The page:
Seed density is more effective than multi-trait limiting similarity in controlling grassland resistance against plant invasions in mesocosms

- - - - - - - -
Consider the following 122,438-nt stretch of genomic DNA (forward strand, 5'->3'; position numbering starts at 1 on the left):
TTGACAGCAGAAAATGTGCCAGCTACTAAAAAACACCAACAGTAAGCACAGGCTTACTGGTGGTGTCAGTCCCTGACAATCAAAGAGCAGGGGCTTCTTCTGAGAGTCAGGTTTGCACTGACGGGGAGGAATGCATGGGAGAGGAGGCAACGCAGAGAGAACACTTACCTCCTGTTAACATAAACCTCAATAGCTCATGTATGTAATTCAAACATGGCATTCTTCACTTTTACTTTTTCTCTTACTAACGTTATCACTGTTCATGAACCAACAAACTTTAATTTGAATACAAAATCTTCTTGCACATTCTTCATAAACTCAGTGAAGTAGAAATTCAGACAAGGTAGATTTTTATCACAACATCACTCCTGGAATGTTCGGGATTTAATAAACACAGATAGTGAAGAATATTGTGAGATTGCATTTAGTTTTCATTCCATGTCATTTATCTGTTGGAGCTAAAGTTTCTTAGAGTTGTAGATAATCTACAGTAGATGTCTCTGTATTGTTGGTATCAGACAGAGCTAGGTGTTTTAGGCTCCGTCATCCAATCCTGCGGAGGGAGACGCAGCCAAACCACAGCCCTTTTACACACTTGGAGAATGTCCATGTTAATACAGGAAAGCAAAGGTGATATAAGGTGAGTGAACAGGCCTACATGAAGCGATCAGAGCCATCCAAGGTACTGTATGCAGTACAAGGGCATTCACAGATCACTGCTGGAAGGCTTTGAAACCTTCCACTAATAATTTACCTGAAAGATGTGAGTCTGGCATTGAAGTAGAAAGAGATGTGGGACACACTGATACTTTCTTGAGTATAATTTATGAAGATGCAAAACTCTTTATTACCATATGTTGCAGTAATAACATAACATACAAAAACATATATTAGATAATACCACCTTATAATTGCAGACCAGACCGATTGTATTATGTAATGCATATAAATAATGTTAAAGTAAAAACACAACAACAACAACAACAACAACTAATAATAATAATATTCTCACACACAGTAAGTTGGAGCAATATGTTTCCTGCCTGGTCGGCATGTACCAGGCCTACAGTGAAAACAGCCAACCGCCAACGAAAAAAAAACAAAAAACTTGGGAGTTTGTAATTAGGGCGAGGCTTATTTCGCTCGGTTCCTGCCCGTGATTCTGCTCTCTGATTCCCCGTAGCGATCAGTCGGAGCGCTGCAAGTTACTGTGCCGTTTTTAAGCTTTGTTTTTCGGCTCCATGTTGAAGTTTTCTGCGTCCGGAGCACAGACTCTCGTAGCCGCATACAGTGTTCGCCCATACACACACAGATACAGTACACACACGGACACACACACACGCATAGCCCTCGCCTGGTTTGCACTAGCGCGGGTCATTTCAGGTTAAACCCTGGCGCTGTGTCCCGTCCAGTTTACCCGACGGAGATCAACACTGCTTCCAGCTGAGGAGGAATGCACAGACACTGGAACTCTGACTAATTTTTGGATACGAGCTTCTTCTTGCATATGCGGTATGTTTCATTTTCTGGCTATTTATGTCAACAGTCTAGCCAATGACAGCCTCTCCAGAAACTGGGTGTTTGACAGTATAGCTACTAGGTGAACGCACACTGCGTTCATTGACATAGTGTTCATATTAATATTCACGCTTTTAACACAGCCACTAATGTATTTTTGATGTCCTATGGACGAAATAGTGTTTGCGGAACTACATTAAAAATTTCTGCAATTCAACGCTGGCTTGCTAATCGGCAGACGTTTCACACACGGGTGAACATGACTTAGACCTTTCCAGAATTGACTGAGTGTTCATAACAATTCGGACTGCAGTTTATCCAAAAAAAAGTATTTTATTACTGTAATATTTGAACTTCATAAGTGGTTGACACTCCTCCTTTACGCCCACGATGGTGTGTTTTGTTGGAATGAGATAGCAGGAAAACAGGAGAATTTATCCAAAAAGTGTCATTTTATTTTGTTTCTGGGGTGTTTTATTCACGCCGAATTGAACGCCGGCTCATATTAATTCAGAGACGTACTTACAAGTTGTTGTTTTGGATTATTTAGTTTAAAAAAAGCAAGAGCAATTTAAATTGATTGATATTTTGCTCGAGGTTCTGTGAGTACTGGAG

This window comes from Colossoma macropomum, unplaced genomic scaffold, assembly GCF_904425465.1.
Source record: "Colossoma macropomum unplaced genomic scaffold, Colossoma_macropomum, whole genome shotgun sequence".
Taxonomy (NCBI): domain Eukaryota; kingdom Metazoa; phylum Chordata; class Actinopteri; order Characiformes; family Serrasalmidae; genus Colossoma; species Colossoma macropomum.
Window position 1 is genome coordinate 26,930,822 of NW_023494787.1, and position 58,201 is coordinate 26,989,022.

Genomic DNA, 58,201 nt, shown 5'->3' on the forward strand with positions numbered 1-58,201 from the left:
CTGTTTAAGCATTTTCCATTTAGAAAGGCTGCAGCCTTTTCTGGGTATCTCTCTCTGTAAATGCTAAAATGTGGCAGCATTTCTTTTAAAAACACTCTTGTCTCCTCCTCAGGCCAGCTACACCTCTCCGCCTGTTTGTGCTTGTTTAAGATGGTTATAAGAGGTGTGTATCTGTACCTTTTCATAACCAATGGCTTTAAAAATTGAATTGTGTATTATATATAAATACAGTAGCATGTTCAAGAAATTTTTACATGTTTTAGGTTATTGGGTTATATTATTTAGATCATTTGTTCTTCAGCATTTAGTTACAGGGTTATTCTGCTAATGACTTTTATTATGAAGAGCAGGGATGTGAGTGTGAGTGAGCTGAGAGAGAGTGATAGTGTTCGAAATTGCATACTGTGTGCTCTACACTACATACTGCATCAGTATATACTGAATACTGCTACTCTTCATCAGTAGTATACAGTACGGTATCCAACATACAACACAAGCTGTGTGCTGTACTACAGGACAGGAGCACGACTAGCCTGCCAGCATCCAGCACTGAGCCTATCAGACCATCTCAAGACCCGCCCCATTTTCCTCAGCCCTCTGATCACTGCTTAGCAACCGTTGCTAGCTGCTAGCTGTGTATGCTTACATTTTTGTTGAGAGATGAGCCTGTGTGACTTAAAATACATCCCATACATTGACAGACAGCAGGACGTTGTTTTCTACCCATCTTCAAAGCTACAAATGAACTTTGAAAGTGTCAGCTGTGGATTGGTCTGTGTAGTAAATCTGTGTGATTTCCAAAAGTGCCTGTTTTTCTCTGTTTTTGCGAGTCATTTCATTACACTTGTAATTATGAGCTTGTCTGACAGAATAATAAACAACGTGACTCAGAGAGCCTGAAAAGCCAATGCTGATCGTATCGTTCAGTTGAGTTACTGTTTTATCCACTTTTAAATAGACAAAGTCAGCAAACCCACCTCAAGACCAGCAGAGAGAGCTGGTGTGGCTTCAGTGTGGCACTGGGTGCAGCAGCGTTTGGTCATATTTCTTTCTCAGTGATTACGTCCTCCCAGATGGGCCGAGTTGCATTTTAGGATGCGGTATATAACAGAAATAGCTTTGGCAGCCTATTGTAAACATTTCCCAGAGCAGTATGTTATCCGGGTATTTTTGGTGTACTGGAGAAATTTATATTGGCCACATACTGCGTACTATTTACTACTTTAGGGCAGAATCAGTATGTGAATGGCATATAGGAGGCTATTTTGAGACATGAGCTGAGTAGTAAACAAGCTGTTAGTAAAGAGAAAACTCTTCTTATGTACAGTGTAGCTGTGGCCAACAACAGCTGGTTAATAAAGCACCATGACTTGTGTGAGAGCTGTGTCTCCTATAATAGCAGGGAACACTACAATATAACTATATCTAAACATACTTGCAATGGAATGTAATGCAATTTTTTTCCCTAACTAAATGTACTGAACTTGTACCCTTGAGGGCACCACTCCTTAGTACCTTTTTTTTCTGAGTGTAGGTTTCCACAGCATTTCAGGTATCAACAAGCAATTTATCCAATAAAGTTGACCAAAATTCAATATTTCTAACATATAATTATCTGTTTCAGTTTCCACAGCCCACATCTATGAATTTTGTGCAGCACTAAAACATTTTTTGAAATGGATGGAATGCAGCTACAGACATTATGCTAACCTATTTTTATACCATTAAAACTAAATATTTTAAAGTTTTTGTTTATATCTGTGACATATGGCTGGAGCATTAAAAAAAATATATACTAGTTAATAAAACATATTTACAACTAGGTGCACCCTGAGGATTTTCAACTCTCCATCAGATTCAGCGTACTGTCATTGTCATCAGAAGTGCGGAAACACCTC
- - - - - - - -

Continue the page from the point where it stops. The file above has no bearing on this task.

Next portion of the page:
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Question: Disturbed areas offer great opportunities for restoring native biodiversity,but they are also prone to invasion by alien plants. Following the limiting similarityhypothesis, we address the question of whether or not similarity of plant functional traits helps developing seed mixtures of native communities with high resistance to invasive species at an early stage of restoration. Location: Centre of Greenhouses and Laboratories Dürnast, Technische Universität München, Freising, Germany. Methods: Using a system of linear equations, we designed native communities maximizing the similarity between the native and two invasive species according to ten functional traits. We used native grassland plants, two invasive alien species that are often problematic in disturbed areas (i.e., Ambrosia artemisiifolia and Solidago gigantea) and trait information obtained from databases. The two communities were then tested for resistance against establishment of the two invaders separately in a greenhouse experiment. We measured height of the invasive species and above-ground biomass, along with leaf area index, 4 and 8 months after sowing respectively. Results: Both invasive species were successfully reduced by the native community designed to suppress S. gigantea dominated by small-seeded species. These results could be considered as partial support for the limiting similarity hypothesis. However, given the success of this mixture against both invasive species, suppression was better explained by a seed density effect resulting from the smaller seed mass of the native species included in this mixture. Further, the dominance of a fast-developing competitive species could also contribute to its success. Conclusions: There was no unequivocal support for the limiting similarity hypothesis in terms of the traits selected. Instead we found that increasing seeding density of native species and selecting species with a fast vegetative development is an effective way to suppress invasive plants during early stages of restoration. If limiting similarity is used to design communities for restoration, early life-history traits should be taken into account.